More Agony, Same TeethPosted: October 4, 2011 Filed under: Life's Observations | Tags: dentists, healthcare, oral surgery, smiling Leave a comment
Or, rather, same tooth – the infamous #27. Don’t know what number has been assigned to your teeth? Neither did I until I got to spend so much quality time talking about this particular tooth with various dental professionals. A lot has happened since The Agony of the Teeth and if you go back an re-read the post there is a little clue that all was not well in my final paragraph about the pain being worse after the root canal than it was before. I’m happy to report that the only real agony I’m experiencing these days is to my pocketbook and even that is more a nuisance than actual suffering. In fact, at this point this post feels a little more like it should be called, “middle class white woman whines about toothache,” but for inquiring minds here is the story…
After returning from Hawaii in March, I felt better, but not what you would call great. I was still living on ibuprofen and a few weeks after the procedure when it didn’t seem like I was improving, I called the dentist but they reported that sometimes it can take a long time to fully recover. It was a rough few weeks at work, but eventually the pain faded into the background and I moved on with my life. It was still kind of awkward to sleep on that side of my face, but I just adjusted the way I held the pillow and kind of figured that would be the new normal. Fast forward to June and I did the Seattle Rock N Roll Half-Marathon with my friend Sandy Hickey. Sandy is a photo-taking maniac and she took roughly 1 million pictures of the two of us at every stage of the race. As I was looking over them at the time I noticed that the same side of my mouth as the root canal was crooked in every picture (you can see two of the pictures in my half-marathon recap). I emailed the photos to the dentist and asked if that was something I should be worry about, and he suggested I come to see him, oh, say, right away. He took x-rays and I knew immediately that all was not right. There was a very brief, almost imperceptible, pause and for that moment all the sound (and oxygen) were sucked out of the room. I like to call it the “oh shit pause” which is the brief moment when the medical professional takes a quick breath and prepares to face the patient. When he came back around to my side of the chair, I already knew bad news was coming. That bad news was that there was ‘something’ there, a lesion (dentist-speak for they have no idea what the hell it is) and he referred me to an oral surgeon.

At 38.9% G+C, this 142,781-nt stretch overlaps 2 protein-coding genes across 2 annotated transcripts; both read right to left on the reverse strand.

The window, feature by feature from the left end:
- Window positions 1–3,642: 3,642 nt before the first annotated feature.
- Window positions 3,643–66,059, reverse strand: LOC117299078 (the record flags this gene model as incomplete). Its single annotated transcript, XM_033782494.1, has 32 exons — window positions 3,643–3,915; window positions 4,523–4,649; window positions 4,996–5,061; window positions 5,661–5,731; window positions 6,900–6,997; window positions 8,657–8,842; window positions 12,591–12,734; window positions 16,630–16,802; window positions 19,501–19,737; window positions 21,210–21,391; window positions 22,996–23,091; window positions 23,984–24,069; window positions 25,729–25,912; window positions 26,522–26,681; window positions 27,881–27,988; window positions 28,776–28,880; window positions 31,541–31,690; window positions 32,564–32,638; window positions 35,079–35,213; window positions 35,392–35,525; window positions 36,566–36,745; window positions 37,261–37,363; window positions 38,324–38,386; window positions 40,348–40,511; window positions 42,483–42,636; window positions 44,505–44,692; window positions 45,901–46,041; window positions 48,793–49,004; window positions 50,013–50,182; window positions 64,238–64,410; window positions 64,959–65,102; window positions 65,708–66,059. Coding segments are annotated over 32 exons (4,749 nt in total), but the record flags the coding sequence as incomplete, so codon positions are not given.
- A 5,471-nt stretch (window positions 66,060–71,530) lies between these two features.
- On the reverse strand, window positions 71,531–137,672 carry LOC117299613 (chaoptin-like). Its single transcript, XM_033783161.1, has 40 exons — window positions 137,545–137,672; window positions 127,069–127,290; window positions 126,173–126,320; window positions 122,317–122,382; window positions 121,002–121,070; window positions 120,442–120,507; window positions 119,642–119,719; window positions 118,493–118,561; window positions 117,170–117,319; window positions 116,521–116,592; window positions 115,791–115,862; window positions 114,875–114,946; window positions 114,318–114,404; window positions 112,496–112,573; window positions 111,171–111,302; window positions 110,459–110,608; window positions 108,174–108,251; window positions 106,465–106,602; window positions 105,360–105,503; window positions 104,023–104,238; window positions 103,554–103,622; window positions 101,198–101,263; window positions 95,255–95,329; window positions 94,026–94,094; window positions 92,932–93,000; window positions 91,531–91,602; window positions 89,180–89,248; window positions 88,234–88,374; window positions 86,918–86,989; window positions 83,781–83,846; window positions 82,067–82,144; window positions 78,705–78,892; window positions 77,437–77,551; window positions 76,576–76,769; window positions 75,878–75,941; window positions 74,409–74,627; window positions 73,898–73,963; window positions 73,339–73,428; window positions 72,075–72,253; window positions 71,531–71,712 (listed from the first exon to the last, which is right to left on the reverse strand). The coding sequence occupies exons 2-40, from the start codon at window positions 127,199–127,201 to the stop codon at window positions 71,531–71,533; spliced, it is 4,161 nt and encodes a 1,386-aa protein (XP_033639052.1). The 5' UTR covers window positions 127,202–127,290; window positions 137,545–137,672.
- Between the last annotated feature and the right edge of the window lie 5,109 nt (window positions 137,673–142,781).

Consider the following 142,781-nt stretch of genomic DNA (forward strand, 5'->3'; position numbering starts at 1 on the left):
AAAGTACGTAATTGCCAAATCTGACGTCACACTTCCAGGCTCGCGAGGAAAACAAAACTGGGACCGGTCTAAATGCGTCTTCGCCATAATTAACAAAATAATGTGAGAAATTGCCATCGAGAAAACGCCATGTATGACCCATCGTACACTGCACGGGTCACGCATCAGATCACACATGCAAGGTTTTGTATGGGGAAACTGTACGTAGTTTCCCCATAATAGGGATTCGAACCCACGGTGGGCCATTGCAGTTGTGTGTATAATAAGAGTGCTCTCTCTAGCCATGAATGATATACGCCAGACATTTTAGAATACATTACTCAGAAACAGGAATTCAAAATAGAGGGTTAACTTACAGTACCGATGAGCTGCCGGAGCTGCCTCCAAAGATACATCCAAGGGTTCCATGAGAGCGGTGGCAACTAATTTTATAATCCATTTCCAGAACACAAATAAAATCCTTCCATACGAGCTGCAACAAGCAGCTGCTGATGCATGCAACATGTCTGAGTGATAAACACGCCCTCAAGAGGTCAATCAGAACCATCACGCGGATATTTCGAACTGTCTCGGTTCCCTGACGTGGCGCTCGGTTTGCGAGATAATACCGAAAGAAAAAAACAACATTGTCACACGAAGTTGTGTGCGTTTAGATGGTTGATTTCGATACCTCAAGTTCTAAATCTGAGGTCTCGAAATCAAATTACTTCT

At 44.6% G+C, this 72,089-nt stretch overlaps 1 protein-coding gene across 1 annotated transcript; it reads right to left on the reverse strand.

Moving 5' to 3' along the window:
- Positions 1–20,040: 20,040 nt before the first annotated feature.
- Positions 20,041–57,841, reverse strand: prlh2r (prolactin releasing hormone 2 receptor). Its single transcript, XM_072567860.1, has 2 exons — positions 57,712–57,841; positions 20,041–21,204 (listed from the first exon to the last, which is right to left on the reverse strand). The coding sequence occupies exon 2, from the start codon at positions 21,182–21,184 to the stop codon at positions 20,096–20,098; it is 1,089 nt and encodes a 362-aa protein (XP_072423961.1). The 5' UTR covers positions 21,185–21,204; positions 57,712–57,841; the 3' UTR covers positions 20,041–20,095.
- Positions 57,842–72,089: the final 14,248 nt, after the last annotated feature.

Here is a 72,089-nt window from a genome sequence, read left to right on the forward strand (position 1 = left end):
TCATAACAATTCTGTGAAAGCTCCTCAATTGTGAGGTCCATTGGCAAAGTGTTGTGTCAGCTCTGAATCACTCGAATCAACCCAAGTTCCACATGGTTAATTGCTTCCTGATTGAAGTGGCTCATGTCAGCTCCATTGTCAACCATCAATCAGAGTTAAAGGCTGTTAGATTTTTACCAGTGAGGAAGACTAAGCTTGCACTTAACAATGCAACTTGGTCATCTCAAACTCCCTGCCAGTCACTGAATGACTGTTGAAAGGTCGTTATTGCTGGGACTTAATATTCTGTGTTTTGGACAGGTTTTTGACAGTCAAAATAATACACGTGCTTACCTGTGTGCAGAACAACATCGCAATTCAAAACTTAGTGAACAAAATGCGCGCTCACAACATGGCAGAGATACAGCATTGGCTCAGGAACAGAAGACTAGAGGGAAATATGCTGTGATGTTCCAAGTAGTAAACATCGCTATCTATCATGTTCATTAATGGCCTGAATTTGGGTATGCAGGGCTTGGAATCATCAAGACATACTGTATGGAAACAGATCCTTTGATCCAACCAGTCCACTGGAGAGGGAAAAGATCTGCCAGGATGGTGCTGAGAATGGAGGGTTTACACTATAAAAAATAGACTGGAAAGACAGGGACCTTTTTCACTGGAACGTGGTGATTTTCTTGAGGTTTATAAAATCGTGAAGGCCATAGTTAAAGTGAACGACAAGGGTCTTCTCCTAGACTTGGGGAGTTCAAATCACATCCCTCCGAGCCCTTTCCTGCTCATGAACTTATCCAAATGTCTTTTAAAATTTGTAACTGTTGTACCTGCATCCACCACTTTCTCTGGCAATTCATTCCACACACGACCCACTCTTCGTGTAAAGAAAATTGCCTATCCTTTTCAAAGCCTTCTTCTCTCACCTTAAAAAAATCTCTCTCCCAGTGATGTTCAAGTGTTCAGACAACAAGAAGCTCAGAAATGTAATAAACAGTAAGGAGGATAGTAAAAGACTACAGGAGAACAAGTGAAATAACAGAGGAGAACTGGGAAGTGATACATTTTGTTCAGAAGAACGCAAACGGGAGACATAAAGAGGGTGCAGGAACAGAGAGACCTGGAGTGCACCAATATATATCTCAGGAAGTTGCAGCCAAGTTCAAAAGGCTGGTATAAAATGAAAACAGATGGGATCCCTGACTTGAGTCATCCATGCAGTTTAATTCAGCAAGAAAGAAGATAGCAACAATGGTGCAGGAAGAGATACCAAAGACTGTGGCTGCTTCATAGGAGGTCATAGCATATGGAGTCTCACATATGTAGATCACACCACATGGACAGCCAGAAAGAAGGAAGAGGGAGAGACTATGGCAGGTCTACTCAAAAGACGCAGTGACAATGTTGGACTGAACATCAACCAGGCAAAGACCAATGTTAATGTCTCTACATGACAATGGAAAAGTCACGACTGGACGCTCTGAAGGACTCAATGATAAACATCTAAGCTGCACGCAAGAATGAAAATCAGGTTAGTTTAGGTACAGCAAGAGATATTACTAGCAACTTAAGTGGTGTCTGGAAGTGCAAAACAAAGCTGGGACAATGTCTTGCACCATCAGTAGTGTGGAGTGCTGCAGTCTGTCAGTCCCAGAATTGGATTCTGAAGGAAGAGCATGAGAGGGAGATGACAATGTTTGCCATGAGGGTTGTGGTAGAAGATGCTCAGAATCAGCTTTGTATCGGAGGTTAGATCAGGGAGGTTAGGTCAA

Off to the surgeon I go where they take another x-ray. The technician announces that he’s sure I’ll need a CT scan, then proceeds to take my blood pressure where he remarks that it is a little high. Maybe in his universe CT scans are no big deal, but in my world, that is something scary that only happens on TV shows like House (and if you watch that show you know bad stuff always happens in the CT and MRI machines). I meet the surgeon and he shows me the “thing” on the x-ray and says (surprise, surprise) that I need a CT scan. Another referral, this time to radiology. The upshot is that it could be a variety of things, but regardless it has to come out, and good ‘ol #27 is at risk for having to be removed altogether, but we’re all optimistic so we’ll leave it (for now). On August 26, I had minor surgery and had what turned out to be a garden variety cyst removed. Ironically, the recovery from the surgery was much easier than the root canal. I did not need anything other than ibuprofen for the pain, and even that was minimal. Eating was a challenge with the stitches, but aside from one ill-fated attempt to eat a grape, I managed quite well on chocolate shakes and mashed potatoes. Today, I am pain free. My jaw is still a little stiff and I do still use my modified pillow sleeping position, but there is a lot of work going on in there as the hole left behind heals itself and it will take a few months for everything to go completely back to normal. My smile is much improved if not exactly symmetrical just yet. The surgeon told me to come back and see him in 6 months (March 2012) and if all goes well, it will be a boring visit and we can officially stop obsessing over #27.
I recently went back to my regular dentist for my 6-month check (amazing to think this whole process has been going on for that long) and of course I had to cap it all off with a couple of cavities, so I got to see him two days in a row. The dentist remarked I must really love him since I come to see him so much and I told him, nothing personal, but I didn’t want to see him again until next year thank-you-very-much.
In my typical style, I have been anxious to share my woes with anyone and everyone, but in what must be a cosmic lesson of some sort, every time I have started to talk about it I discover that the person I’m with has suffered injuries or surgeries far more extensive or serious than me. In what has to be one of my most classic foot-in mouth blunders, I was blathering on to my hair dresser about how I had maxed out my dental insurance and was having to pay the rest out of pocket. I caught myself and commented that she must not even have dental insurance and she told me, in fact, she has no health insurance at all. I won’t rant about healthcare in America. Okay, maybe just a teeny rant – I don’t have all (any of) the answers to how to manage healthcare, but there is something that somehow seems fundamentally wrong with the notion that on top of having to cope with whatever medical ailment you have, the uninsured have to also cope with how they will pay for their care, or if they can actually afford to get any.